This holiday season what would happen if instead of…
passionate divisive intolerance we share,
a shared compassion for life in all creation and each other.
Instead of blaming and casting stones of destruction,
we take responsibility and build bridges of hope.
Instead of wallowing in the stye of entitlement attitudes,
we resurrect our noble gifts of service for God and others.
Instead of obsessing with Occupying and Getting
we seek simply healing and nourishing and giving.
Instead of stressing to judge and condemn,
we seek to love as He loved.
Instead of choking on the bitter gruel of resentments,
We feast on …being Thankful.

Entering His Wounds

Contemporary rendition of Carraviggio’s “Doubting Thomas” painted by: John Granville Gregory

The door is locked. Fear has them bound, hidden away in a room.

This Second Sunday of Easter, also recognized as Divine Mercy Sunday, we return to the followers of Christ. On Easter Sunday our joyful songs express our faith in our Risen Savior and Lord. Today we find the disciples where we too may be at times in our life, locked away in our fears.
Of what are you afraid? Yes we profess our faith in Christ, yet, sadly, we sometimes place more faith in our doubts and fears than in Him. We focus on failures, real or feared of others, or ourself. Fears and doubts of health, or economic well-being, relationships, careers, families, our Church, all may well bring us to be locked in darkened rooms of doubt and fear. Where is our faith? In our fears and doubts or in Him who conquered fear, doubt, sin and death?

It is easy to sing, to say we believe. We may well express our amen’s and alleluia’s yet when we leave the church and return to the rooms of our lives we may once again find our life locked in fear and doubt. Is there really any hope? How can we know true freedom from that which we fear, from the doubts that would cripple our souls and our lives. This Sunday of Divine Mercy, we find in God’s word the true and practical way to that freedom as we heed Christ’s Words and enter His Wounds we will enter into His Holy love by which all fear and doubts is conquered.

The voices of fear, the messages of doubts are loud and abundant. The cacophony of noise from this world composed by the dark prince of fear and despair is always available to fuel our fear and renew our doubts. Yet the Prince of Peace can enter the darkest of doubts, the rooms of fiercest fear and in His noble voice of holy love proclaim His Peace in our midst and in our hearts. We have the ability to seek to call upon Jesus to enter our hearts, our homes, our most difficult places and to guide us to His Peace. No dark voice of fear or doubt can overcome Him who proclaims His holy peace that conquered the powers and places of hell itself. From the cacophony of darkness we can enter hear the symphony of grace of which we all are called to join His holy angels in songs of hope, mercy and joy. As we seek, as we heed His Words of peace, mercy, healing and hope we will find Him guiding us closer to His Presence. We will experience Jesus the Truth that sets us free.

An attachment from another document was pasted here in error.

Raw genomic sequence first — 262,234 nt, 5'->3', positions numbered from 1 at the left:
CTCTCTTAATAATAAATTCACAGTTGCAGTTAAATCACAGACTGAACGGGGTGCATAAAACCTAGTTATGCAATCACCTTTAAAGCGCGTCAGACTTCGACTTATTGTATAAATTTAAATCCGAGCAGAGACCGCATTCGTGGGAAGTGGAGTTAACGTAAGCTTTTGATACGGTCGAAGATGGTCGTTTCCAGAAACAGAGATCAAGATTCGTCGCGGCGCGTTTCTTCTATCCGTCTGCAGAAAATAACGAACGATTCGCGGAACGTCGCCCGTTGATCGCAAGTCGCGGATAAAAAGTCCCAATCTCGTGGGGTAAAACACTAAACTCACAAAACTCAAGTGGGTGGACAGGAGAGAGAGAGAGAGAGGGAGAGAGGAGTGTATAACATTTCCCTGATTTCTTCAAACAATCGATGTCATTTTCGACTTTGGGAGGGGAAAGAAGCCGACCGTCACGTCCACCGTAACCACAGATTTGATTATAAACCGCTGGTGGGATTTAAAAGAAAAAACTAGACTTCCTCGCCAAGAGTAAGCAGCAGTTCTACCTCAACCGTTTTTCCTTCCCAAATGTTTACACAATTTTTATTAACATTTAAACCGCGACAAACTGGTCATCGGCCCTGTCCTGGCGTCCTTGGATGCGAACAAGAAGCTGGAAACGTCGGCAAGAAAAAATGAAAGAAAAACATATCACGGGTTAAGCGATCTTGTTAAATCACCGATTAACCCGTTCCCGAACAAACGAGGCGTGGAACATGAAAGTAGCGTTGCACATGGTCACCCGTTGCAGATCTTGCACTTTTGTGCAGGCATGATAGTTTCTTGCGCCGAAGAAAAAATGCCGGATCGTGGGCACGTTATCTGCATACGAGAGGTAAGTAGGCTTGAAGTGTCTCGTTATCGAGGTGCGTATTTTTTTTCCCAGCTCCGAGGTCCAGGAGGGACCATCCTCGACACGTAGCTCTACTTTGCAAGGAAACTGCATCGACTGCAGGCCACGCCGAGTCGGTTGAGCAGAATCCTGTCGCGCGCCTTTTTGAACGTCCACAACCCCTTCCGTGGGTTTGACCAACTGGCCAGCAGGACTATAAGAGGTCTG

Out of the dark rooms of our fears and doubts the Risen Christ calls and leads us to..Himself. It is in His Presence we, along with the early disciples, can see His wounds, like Thomas himself we can touch and enter into the very wounds of Christ. While it is true we may not physically see Jesus as did the disciples in Scripture we can know His very real blessing He gave all who were not there, the blessing to see Him, and enter His wounds with eyes of faith. It is as His nail-scared hands touch our soul that we then can see Him, His wounds in others, in each other, in the needy, in the suffering of all creation as we await the return of our Savior and Lord. It is in our own brokenness we can enter His wounds as well. It is also in the simple places of prayer, during Mass, before the Blessed Sacrament, in the prayer closets of our life that God can call and bring us to enter into His presence, His wounds and find the hope, the freedom to believe and follow Him in the power of the Risen Christ.

From the locked room of fear we discover His voice proclaiming His peace, we draw close to Him, we see, we touch, we enter into His wounds, we enter into His Love by which all fear and doubt is conquered.

Cyber-version of my homily for the Second Sunday of Easter, Divine Mercy Sunday. Mass Readings: Reading I: Acts 2:42-47; Responsorial Psalm: Ps. 118:2-4,13-15,22-24; Reading II: I Pet. 1;3-9; Gospel: John 20:19-31